Top US poet visits Bolton
A LEADING US poet visited Bolton to view a display in honour of a pioneering writer.
George Wallace visited Bolton Museum to see its Walt Whitman display and archive collections.
Whitman is known as one of America’s best poets — a robust and flamboyant figure in mid-19th century America, known for his 1855 work Leaves of Grass.
At the time the poem was published, a group of fans began to meet in Eagle Street, Bolton, to discuss his work and ideas, which resulted in a close relationship between the Bolton Whitman fellowship and Whitman’s friends in the US.
Mr Wallace, currently Poet in Residence at the Walt Whitman Birthplace in New York, said: “I was delighted to see first hand the Whitman-related materials maintained by the Bolton Museum.
“The connection between Bolton and West Hills, Long Island, goes back more than 100 years to a pilgrimage by Whitman devotees to the poet’s birthplace. That's a unique cultural, historical and literary relationship, which I'm pleased to have added a chapter to, through this visit with the Bolton Museum and with the Bank Street writers.”
He presented Walking with Whitman, a lecture, reading and creative writing workshop to members of Bolton’s Bank Street Writers group, at Bank Street Unitarian Chapel.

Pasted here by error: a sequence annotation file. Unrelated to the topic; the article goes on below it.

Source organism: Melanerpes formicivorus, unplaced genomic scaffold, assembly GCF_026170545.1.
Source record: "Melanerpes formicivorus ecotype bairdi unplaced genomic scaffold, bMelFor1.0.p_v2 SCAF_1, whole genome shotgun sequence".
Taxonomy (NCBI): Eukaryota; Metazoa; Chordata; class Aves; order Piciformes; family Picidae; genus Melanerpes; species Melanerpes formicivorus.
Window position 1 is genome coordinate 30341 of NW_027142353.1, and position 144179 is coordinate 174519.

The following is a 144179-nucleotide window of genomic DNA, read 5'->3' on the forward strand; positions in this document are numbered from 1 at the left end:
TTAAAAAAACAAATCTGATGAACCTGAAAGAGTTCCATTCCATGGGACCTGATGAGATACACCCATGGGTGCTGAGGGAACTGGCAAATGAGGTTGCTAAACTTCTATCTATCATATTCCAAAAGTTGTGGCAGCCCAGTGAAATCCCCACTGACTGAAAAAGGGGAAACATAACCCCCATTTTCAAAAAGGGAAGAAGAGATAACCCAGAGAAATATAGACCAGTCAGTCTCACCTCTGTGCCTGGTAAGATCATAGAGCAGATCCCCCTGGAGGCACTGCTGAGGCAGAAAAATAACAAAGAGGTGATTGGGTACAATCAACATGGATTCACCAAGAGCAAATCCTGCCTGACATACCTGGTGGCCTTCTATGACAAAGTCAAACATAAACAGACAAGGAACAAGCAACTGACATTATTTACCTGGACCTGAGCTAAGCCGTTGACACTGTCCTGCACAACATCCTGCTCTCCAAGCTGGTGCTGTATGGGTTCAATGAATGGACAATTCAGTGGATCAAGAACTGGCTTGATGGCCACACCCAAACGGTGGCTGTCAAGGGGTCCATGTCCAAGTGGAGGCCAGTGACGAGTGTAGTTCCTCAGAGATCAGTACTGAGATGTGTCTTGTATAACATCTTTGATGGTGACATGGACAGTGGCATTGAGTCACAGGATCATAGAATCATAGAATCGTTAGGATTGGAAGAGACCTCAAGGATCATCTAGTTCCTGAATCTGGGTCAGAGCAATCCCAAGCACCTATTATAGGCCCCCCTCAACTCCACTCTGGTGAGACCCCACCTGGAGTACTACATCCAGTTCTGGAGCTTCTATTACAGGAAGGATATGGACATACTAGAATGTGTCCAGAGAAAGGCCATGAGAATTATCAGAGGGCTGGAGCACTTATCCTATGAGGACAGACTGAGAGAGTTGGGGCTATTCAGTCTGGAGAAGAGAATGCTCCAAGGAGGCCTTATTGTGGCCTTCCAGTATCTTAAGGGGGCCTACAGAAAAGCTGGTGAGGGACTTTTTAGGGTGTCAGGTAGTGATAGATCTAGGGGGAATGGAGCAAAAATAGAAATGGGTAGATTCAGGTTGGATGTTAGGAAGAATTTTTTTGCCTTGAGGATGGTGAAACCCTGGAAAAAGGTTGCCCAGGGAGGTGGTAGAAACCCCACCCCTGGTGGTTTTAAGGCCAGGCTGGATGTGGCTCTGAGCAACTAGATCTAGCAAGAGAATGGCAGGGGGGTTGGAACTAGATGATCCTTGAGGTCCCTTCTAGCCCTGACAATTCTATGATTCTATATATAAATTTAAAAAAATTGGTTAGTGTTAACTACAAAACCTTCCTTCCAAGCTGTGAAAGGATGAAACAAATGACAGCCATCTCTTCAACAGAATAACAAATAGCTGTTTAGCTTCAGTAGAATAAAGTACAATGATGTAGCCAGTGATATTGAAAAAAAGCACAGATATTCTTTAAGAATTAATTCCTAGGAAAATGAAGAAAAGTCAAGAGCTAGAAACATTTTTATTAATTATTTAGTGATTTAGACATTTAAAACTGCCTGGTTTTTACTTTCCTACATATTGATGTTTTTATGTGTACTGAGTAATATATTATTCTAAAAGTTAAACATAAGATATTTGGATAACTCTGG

Mr Wallace, who was Long Island’s first poet laureate from 2003 to 2005, and Geraldine Green, poet and writer in residence at Swarthmoor Hall, Ulverston, met with Julie Lamara, the museum’s collections access officer for local studies.
She showed them the Whitman display which includes Whitman’s stuffed canary, based on the poem My Canary Bird.
They then viewed items in the archives including old letters, correspondence between the Bolton Whitman fellowship and the US, photographs and printing blocks.
Mr Wallace added: “I want to thank Dr Geraldine Green for arranging this visit and, of course, Julie Lamara for her generosity and hospitality in viewing the collection.”
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